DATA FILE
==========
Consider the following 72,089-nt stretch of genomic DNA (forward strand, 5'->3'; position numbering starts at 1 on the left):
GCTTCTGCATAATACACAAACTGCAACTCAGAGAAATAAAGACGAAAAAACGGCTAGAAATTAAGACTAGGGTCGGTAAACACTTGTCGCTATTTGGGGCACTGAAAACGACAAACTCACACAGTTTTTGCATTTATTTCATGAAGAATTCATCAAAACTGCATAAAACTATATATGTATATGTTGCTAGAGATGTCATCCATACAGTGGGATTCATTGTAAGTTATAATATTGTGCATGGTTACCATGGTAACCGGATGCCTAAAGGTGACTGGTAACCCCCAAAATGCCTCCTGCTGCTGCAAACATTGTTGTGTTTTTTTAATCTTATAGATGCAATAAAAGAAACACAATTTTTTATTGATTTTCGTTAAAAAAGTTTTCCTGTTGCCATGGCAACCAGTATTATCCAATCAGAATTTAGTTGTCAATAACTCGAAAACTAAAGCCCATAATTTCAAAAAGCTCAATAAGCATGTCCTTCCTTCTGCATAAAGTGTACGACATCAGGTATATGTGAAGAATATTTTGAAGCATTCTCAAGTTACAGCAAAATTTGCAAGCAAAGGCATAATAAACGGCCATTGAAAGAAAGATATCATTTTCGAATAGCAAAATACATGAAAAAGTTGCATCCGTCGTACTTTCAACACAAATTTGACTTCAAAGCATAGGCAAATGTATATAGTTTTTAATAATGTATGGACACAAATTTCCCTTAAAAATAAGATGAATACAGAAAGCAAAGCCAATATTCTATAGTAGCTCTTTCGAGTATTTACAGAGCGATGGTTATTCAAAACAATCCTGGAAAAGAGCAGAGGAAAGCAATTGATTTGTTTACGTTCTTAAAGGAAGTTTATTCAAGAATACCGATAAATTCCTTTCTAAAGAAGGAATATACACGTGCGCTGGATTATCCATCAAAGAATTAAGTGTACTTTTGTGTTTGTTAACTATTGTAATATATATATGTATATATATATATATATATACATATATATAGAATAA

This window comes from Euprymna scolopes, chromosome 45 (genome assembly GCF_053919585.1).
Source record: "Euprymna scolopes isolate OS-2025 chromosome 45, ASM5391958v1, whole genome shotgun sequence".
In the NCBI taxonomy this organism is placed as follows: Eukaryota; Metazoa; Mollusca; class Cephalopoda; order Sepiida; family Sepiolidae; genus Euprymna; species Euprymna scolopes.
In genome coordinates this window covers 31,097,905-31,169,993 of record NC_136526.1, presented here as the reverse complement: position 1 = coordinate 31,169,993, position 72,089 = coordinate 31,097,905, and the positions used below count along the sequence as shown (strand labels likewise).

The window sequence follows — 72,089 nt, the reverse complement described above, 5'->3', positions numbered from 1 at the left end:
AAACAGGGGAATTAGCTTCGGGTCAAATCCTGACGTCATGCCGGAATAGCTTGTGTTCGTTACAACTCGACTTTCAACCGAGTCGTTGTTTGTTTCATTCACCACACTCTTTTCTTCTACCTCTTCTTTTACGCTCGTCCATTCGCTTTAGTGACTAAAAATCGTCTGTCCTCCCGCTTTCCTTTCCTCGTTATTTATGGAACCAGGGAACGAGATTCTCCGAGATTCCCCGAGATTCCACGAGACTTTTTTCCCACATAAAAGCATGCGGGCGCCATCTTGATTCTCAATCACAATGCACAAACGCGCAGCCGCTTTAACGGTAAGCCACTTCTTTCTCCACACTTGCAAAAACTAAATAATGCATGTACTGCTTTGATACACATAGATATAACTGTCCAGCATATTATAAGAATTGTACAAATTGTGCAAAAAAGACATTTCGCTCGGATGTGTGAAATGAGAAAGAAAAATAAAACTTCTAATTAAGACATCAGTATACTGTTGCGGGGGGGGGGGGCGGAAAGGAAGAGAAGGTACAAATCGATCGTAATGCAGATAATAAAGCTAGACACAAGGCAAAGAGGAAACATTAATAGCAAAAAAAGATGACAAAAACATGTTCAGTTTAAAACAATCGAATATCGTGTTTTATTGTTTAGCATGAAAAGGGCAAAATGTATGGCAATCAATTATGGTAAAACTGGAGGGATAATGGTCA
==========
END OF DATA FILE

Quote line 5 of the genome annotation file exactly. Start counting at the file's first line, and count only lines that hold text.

In the NCBI taxonomy this organism is placed as follows: Eukaryota; Metazoa; Mollusca; class Cephalopoda; order Sepiida; family Sepiolidae; genus Euprymna; species Euprymna scolopes.